Friday, June 02, 2006

Ungrateful

This is from a wikipedia article on Robert Heinlein’s STRANGER IN A STRANGE LAND, which I here quote at length:

To modern readers, some statements in the book may seem to convey a sense of misogyny or homophobia. For example:

...[Jill] had explained homosexuality, after Mike had read about it and failed to grok -- and had given him rules for avoiding passes; she knew that Mike, pretty as he was, would attract such. He had followed her advice and had made his face more masculine, instead of the androgynous beauty he had had. But Jill was not sure that Mike would refuse a pass, say, from Duke -- fortunately Mike's male water brothers were decidedly masculine, just as his others were very female women. Jill suspected that Mike would grok a 'wrongness' in the poor in-betweeners anyhow -- they would never be offered water.

Another passage concerns the mail that the man from Mars receives:

After looking over a bushel or so of Mike's first class mail Jubal set up a list of categories: ... G. Proposals of marriage and propositions not quite so formal ... Jill brought a letter, category "G," to Jubal. More than half of the ladies and other females (plus misguided males) who supplied this category included pictures alleged to be of themselves; some left little to the imagination, as did the letters themselves in many cases. This letter [from a woman] enclosed a picture which managed not only to leave nothing to the imagination, but started over by stimulating fresh imaginings.

One critic writes:

These days the "heresy" is centered more on the characters' provincial attitudes towards gay men ("poor in-betweeners" whose "wrongness" denies them water-kinship) and all women ("Nine times out of ten, if a girl gets raped, it's at least partly her own fault," Jill says to Michael, when instructing him not to defend her too strenuously against such an assault). (Tasha Robinson, "Humanity, through a glass brightly")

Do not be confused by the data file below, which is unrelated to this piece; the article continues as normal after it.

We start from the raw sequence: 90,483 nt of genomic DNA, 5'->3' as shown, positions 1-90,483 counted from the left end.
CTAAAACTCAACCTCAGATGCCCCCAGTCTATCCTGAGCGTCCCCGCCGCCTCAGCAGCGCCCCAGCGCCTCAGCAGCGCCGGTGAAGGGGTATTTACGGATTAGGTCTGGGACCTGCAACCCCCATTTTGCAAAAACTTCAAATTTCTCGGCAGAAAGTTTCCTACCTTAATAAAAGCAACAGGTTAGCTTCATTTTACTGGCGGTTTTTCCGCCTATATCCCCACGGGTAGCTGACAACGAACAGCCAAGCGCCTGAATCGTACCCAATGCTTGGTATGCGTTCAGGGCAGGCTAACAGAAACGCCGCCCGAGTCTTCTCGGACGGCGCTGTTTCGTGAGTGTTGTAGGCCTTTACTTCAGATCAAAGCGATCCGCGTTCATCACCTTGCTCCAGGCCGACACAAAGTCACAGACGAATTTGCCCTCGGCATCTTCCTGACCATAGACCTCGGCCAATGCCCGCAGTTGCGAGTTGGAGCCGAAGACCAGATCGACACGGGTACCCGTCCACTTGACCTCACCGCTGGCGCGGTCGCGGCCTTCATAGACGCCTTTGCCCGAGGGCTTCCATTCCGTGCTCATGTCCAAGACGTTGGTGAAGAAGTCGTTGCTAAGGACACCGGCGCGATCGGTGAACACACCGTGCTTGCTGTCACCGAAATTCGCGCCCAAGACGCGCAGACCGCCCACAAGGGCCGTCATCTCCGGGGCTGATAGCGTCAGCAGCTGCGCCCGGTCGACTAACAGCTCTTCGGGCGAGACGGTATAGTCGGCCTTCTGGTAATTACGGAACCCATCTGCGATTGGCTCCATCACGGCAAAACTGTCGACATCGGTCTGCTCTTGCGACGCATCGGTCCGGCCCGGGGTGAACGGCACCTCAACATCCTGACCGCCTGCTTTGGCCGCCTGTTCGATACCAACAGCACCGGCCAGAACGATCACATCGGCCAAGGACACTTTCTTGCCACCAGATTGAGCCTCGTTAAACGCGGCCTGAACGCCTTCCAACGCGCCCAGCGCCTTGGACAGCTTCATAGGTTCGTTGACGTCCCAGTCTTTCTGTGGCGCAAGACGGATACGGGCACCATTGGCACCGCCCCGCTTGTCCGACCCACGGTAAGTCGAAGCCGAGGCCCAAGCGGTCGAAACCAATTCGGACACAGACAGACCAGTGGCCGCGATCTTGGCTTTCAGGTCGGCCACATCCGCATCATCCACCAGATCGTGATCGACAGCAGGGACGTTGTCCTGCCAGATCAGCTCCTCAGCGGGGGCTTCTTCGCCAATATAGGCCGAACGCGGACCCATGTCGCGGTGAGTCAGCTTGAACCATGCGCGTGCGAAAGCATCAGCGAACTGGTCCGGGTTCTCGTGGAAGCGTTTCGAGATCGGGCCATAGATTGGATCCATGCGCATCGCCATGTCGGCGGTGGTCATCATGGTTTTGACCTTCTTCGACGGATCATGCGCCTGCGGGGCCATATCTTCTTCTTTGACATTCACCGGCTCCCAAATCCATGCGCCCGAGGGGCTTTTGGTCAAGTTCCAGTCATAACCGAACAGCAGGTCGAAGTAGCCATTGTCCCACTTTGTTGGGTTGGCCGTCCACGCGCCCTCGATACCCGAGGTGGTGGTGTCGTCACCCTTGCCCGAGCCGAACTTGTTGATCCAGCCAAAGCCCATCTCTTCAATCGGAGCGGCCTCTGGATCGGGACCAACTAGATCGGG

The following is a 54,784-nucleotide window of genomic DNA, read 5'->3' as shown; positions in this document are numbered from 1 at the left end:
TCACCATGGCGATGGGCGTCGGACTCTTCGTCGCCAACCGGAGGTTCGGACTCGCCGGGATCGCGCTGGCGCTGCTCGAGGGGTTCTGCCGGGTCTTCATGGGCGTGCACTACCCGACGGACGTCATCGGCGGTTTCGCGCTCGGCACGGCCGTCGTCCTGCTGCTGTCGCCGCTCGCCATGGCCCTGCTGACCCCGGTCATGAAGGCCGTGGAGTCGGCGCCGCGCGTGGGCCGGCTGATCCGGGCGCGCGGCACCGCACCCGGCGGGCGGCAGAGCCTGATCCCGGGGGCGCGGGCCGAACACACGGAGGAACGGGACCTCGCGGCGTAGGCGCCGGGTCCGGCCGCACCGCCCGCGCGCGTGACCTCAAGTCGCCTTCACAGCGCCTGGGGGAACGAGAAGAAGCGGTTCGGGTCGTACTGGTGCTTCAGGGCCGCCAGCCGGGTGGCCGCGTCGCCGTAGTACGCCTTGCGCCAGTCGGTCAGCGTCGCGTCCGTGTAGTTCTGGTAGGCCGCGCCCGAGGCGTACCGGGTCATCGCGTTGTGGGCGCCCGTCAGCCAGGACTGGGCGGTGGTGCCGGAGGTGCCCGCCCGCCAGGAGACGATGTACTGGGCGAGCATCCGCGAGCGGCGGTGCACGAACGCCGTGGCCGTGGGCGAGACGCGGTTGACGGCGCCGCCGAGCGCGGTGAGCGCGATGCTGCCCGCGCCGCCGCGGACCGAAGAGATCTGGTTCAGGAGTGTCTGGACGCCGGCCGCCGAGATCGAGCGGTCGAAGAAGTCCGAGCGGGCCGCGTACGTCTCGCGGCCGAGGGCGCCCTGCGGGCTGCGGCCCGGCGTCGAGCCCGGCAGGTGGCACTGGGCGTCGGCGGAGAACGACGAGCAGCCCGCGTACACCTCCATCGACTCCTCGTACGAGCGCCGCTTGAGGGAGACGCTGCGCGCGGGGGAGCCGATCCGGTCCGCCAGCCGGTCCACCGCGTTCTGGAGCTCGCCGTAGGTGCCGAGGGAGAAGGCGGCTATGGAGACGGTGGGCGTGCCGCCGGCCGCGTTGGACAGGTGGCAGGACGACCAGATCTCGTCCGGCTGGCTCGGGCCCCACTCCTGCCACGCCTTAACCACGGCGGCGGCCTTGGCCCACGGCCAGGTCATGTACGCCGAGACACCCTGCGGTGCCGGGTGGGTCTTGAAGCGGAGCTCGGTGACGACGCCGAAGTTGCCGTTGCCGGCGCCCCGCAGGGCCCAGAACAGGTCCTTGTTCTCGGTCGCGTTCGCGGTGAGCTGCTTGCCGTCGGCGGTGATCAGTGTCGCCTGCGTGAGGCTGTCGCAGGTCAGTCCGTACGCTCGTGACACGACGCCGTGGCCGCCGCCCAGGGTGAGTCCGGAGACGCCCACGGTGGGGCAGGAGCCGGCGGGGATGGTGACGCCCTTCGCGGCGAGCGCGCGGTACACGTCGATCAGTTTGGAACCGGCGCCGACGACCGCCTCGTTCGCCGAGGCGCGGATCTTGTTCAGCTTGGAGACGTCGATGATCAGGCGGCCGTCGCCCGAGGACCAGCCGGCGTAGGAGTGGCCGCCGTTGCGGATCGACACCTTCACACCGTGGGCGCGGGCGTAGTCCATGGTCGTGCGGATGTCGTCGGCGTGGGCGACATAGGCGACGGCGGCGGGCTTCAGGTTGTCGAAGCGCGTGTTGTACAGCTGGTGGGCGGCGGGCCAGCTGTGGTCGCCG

However, these passages both deal with the prudish character Jill, who is used as a dramatic foil for Mike and Jubal's less parochial views. A major thread of the story is Smith's gradual persuasion of Jill to grow beyond her inhibitions, embrace her previously suppressed exhibitionistic nature, and learn to understand other people's sexuality (e.g., Duke's interest in pornography). The passage about the letter deals with Jill's inclination to shield Mike from it, and she is overruled by the wiser Jubal (additionally, the "misguided males" could be misguided only in that they are unaware that Mike is strictly heterosexual). The quote concerning "wrongness" in the "poor in-betweeners" likewise portrays the unenlightened character Jill's speculation about what Mike would think of homosexuality, not Mike's actual attitudes.

On the other hand, just because some of these negative views of homosexuality occur in the thoughts and words of the characters, rather than coming from the authorial voice, that doesn't mean that they were not intended to express Heinlein's views. As Brooks Peck put it, "Heinlein loved to pontificate through the mouths of his characters," and Jubal is clearly often acting as a mouthpiece for Heinlein's own views. Also, the remark about "misguided males" is part of the book's exposition, not its dialogue or the representation of a character's thoughts.

Later chapters in the novel, depicting the workings of the Church of All Worlds, in fact have a number of references, some more obvious than others, that the sexual bonding that occurs between water-brothers is not limited to male/female. Ben, who has become a water brother but who has not received the training that normal church members receive, comments at one point that two men are kissing, but nothing about the act seems out of place or unmasculine. By the novel's end, it seems to promote a kind of general bisexuality, implying that sexual bonding can occur between any water-brothers, regardless of gender. This is, however, not directly stated so much as implied, and other interpretations are possible.